Its not often that I get to play and finish a new game within a month that it comes out, but Kat was really excited to play this with me. From the first trailer that was shown last year, it looked interesting and promising, but I wasn’t sure how much I would enjoy it. Not only did the game exceed my expectations, but so far it is one of my favorite games that I have played this year. Playing it couch co-op with my wife and streaming the entire game on her channel made the experience even better.
Welcome to the life of Cody and May Goodwin, a couple that is about to enter the next exciting moment of their lives; divorce! May is a hard working engineer who sends a lot of time working to provide for the family. Cody…does things I guess (I don’t remember what he does), but he spends time at home being a stay at home dad. They also have a daughter named Rose who is the only good character in this game. When the future divorcées tell their daughter that Christmas is going to be awkward this year, Rose summons the dark ones to help her parents become friends again. The devil that answers this call is The Book of Love by Dr. Hakim. Cody and May’s souls are transported into dolls that Rose made, and now the two have to co-op their way through challenges to get their bodies back and get that sweet divorce they are craving.
What I Enjoyed
The story setup is nice and the toy perspective works to the games favor. Each area that you visit is a place around the Goodwin home, but the perspectives are quickly changed to these dreamlike places that make for visually appealing levels. What was once a child’s room is now a magical kingdom where the toys live and ruled by the child’s favorite toy; or a tree that is in the middle of a war between squirrels and wasp where you have to take out a rouge operative who is imposing as the wasp’s queen. These imaginative worlds and scenarios is what kept us hooked on the game to see what crazy world and plot we would be encountering next. It is one of the highlights of the game.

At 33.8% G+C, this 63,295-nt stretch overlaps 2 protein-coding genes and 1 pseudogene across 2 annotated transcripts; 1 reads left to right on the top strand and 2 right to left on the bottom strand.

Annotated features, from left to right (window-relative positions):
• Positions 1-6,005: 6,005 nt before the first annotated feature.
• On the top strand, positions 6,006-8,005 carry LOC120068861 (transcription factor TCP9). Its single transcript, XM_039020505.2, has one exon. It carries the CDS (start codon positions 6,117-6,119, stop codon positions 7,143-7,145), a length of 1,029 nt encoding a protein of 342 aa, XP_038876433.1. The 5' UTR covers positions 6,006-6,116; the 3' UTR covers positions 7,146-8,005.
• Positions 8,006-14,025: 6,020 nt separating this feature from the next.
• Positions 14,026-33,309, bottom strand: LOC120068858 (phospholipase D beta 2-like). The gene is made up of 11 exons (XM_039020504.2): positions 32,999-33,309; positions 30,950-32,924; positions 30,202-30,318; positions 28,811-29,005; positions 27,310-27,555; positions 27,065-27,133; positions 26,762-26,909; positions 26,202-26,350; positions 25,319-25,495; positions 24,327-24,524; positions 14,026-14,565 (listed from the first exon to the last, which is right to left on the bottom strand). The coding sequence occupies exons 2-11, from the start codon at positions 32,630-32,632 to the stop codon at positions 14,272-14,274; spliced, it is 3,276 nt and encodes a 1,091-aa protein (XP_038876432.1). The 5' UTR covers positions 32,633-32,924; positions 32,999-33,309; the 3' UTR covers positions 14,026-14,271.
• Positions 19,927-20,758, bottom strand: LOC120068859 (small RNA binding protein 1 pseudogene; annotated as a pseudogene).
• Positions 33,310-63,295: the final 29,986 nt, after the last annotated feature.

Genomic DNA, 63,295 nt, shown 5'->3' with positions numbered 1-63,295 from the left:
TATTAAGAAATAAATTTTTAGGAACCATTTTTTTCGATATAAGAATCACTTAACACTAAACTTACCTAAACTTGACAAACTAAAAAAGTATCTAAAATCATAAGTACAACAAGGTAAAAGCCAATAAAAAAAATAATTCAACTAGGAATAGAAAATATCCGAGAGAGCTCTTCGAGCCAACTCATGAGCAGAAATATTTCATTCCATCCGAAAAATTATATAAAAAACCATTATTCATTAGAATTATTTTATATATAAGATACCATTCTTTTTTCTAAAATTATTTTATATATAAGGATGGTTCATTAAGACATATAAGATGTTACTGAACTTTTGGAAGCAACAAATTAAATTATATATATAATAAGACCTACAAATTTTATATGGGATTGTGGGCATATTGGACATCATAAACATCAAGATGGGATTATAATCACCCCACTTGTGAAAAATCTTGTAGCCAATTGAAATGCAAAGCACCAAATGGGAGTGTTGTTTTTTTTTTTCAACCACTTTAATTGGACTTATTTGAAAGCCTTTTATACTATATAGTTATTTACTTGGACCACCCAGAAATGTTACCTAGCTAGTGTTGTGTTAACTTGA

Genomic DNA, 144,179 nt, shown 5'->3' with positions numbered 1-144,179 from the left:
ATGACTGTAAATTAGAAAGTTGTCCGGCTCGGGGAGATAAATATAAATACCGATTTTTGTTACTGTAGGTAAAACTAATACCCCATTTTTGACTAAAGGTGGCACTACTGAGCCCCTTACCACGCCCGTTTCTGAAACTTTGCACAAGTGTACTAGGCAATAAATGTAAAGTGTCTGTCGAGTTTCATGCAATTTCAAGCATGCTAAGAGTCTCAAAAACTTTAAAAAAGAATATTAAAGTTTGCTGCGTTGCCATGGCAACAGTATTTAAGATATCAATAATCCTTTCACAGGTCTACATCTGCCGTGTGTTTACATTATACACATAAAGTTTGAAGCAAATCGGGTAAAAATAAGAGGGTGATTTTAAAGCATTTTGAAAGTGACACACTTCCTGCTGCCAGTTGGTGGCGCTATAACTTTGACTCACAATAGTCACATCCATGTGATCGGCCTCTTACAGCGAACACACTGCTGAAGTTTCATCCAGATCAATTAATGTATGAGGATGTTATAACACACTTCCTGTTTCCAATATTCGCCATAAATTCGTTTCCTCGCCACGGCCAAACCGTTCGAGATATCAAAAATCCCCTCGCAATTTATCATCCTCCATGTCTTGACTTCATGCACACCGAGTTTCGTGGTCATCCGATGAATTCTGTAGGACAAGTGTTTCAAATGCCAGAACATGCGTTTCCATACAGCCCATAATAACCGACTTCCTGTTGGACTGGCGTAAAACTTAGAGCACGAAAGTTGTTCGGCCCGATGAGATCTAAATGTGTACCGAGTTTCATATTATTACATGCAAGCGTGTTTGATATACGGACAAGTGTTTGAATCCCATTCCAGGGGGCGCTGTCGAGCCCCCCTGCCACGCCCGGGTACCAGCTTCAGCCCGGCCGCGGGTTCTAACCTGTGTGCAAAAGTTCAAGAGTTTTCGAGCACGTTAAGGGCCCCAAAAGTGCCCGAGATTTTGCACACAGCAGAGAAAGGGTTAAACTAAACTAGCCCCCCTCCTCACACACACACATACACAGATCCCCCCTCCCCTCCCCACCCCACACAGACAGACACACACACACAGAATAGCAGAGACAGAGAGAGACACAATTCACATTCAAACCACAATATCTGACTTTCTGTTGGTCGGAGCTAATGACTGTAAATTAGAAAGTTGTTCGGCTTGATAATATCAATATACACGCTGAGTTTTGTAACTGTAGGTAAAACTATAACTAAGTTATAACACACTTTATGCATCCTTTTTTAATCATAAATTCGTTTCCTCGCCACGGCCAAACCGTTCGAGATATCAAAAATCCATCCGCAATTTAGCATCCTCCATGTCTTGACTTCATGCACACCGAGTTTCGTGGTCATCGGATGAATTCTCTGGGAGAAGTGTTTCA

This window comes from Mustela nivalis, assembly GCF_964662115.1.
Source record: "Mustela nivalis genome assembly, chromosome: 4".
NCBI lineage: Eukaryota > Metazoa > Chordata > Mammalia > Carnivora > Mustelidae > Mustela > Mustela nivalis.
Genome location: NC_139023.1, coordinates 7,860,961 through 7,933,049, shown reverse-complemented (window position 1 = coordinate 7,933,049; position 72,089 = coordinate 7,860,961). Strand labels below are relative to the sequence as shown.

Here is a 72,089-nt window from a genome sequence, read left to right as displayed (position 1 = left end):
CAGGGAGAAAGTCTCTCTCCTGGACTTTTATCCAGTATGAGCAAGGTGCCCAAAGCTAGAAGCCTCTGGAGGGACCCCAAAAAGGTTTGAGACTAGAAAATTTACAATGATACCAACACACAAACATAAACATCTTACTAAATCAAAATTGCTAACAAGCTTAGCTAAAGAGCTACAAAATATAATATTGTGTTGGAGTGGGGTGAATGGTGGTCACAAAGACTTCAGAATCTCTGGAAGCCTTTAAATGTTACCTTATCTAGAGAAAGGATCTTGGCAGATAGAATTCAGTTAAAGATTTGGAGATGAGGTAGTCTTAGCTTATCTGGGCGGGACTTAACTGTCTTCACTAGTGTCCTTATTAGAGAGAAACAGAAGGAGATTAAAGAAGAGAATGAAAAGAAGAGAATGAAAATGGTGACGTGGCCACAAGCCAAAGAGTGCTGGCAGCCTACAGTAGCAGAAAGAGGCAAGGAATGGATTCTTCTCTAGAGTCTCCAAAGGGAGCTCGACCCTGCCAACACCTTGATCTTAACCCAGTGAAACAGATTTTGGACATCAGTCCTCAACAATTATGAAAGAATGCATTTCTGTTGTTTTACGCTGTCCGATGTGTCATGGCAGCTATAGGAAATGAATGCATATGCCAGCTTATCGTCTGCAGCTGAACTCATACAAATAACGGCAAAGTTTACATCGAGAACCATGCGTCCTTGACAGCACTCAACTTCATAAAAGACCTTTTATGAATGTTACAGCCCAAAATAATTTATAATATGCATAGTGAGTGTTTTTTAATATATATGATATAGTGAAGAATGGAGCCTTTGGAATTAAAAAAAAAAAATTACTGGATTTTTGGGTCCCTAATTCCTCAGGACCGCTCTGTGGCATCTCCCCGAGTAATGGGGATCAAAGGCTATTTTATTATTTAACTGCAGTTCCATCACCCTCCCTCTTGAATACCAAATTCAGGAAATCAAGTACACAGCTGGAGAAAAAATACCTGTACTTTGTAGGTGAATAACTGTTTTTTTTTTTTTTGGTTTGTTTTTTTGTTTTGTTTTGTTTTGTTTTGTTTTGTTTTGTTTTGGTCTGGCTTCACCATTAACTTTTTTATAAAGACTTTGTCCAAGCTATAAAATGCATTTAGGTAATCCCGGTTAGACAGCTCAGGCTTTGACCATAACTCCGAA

The second highlight of the game is the gameplay. I am normally terrible at platforming games, and would probably rage if I kept messing something up. With the exception of one level, there were hardly any points where I felt frustrated with the gameplay. The game makes it clear that none of the stages can be done alone, and you will always need your partner’s help to clear obstacles. There are some actions that only your character can do, so no one person is left with feeling like they are doing the “difficult” job. To spice up this idea, every chapter throws a new gameplay mechanic that gives a new action to each character. In the first chapter, May is given a hammer to smash things and platform with, while Cody is given nails that he can toss to hold things in or help May get over gaps with her hammer. This feels like peak co-op gameplay since you have to rely on each other to get any progression done. When new elements are introduced, it is always fun to see how the game will incorporate each ability and how they are used together with your partner.
This doesn’t mean that you have to play nice with each other the entire game. You can always find ways to torture each other by messing up things on purpose just to get the other killed. There are also little competitive minigames that you can find throughout each level. These range from races, shooting galleries, button mashing, endurance games, skill games, etc. These are nice distractions to get any aggression out and show that there are things that the other might be better at than the other. It is the complete representation of the hard work that goes into a stable relationship. We each have things that we are good at individually, but are unable to get past roadblocks without the other’s help.